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The History of Keldy and Cropton

This region is often referred to incorrectly as the 'North Yorkshire Moors', but the name comes from the fact that it is the 'Moors' North of York - the correct title being the 'North York Moors'. The North York Moors National Park first came into existence in 1952 through the National Parks and Access to the Countryside Act (1949), and covers an area of 554 square miles (1,436 square km) making it one of the smaller National Parks in the UK. However, it has been occupied for thousands of years, the proof of which can be found in many ancient and prehistoric sites including: standing stones; remains of ancient burial chambers; forts; and numerous stone crosses.

Early settlers left a host of landmarks, the tallest of which is the 25-foot standing stone in Runston churchyard near Bridlington, estimated to be 3-4,000 years old. From medieval times a number of stone crosses, thought to have been way markers (footpath guides), were also erected. Further evidence of early settlers and travellers is underlined by the many prehistoric burial mounds scattered throughout the North York Moors. Evidence of Roman occupation can be seen at Wheeldale Moor, including the remains of a mile long Roman Road that originally crossed the moors between Pickering and Grosmont; a well preserved short stretch, the so called Wades causeway, survives today.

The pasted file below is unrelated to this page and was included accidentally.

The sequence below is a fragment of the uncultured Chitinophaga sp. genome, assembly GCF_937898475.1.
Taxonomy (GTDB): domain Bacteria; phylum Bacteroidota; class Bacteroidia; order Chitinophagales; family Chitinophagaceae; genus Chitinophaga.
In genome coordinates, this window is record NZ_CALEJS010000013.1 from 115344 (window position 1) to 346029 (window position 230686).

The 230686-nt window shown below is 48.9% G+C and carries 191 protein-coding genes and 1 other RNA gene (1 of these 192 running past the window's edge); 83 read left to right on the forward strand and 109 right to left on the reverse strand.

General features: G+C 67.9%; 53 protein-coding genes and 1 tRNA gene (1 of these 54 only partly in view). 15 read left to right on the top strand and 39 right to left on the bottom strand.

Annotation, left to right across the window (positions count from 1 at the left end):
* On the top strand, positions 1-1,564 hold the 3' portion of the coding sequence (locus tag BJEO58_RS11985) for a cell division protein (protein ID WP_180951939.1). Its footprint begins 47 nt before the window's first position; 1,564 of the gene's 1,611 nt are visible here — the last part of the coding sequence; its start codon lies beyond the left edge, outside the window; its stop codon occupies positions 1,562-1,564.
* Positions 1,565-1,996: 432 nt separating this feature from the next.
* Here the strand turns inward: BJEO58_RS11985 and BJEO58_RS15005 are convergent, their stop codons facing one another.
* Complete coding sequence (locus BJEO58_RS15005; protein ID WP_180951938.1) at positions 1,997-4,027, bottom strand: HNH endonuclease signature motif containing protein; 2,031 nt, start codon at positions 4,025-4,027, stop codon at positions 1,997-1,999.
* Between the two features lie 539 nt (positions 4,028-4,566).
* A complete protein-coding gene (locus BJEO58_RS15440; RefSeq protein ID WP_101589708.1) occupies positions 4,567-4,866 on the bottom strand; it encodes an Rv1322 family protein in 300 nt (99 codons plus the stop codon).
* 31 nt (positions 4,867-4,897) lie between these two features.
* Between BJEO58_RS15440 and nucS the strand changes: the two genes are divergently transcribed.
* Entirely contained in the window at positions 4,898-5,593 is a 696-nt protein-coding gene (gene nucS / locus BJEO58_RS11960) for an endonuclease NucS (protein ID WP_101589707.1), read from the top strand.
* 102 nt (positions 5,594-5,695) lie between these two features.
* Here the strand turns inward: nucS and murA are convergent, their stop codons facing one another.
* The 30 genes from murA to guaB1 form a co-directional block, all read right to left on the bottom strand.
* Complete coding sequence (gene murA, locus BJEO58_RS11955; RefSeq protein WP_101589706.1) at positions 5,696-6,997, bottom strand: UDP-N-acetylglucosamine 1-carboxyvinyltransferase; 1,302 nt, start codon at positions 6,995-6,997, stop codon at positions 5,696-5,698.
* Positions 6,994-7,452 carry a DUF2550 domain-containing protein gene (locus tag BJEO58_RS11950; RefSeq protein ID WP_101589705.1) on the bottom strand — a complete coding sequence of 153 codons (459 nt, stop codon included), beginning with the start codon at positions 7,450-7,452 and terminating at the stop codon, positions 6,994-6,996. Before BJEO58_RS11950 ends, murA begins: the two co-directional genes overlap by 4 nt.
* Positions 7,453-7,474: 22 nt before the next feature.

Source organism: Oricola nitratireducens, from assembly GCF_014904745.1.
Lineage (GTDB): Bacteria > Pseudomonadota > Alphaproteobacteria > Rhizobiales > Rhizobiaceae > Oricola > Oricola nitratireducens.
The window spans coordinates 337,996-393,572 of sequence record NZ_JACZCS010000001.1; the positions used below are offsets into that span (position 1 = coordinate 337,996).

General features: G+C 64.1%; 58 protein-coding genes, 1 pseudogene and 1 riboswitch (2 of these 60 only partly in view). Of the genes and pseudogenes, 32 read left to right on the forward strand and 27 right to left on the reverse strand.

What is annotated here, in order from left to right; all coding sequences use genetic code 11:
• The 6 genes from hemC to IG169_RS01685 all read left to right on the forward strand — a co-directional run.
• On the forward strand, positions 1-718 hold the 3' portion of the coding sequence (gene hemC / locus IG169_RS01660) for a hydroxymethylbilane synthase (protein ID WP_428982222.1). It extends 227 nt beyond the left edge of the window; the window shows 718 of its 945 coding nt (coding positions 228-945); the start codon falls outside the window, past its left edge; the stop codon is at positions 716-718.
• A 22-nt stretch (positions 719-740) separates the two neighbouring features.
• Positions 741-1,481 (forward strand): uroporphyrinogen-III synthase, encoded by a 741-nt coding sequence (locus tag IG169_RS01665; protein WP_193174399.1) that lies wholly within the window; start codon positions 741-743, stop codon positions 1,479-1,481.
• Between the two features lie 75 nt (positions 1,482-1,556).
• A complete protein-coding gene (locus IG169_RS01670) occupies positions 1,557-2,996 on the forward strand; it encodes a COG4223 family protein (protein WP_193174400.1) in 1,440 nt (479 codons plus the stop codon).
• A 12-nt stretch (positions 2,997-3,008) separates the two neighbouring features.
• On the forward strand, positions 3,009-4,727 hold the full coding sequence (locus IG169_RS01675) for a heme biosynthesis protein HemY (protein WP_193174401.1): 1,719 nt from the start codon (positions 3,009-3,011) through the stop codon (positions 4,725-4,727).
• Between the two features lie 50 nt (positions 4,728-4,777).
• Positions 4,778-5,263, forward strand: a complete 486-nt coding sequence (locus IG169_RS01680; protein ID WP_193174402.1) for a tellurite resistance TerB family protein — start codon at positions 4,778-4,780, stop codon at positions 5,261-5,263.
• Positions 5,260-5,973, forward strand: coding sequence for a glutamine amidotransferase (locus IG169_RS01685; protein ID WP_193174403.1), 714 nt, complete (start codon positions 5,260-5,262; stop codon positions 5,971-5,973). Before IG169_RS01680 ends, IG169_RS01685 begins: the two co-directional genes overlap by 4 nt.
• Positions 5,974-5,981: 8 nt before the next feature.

There are many ruins of archaeological and historical interest throughout the North York Moors National Park, including great Yorkshire monastic houses such as Rievaulx, old castles and many fine listed buildings that will be of interest to visitors. These buildings and the associated settlements exist today through the dedication of monks from Europe and Ireland who settled in the moors, to establish many of the historic abbeys and churches. After the original abbeys were built, people travelled to settle in the moors from far and wide, building settlements in wild and isolated places. The moors were then transformed through farming to what we know today, converting many of the rugged moors into green, lush and fertile dales.

This region was also home to Captain James Cook, one of Britain's finest sea-faring explorers, who was based at Whitby for a time to learn his sea-fairing skills. A monument built at Easby moor to honour his Yorkshire roots provides a panoramic view of the moorland all the way over to the coast.

Yorkshire’s east coast is also famous for inspiring one of the most well-known novels Dracula. The author of the novel Bram Stoker, stayed in the Royal Hotel on the western side of Whitby while writing his famous novel. This has inspired a whole ‘Dracula’ culture centred on Whitby and ‘Goth’ events take place annually with some very interesting sites to be seen!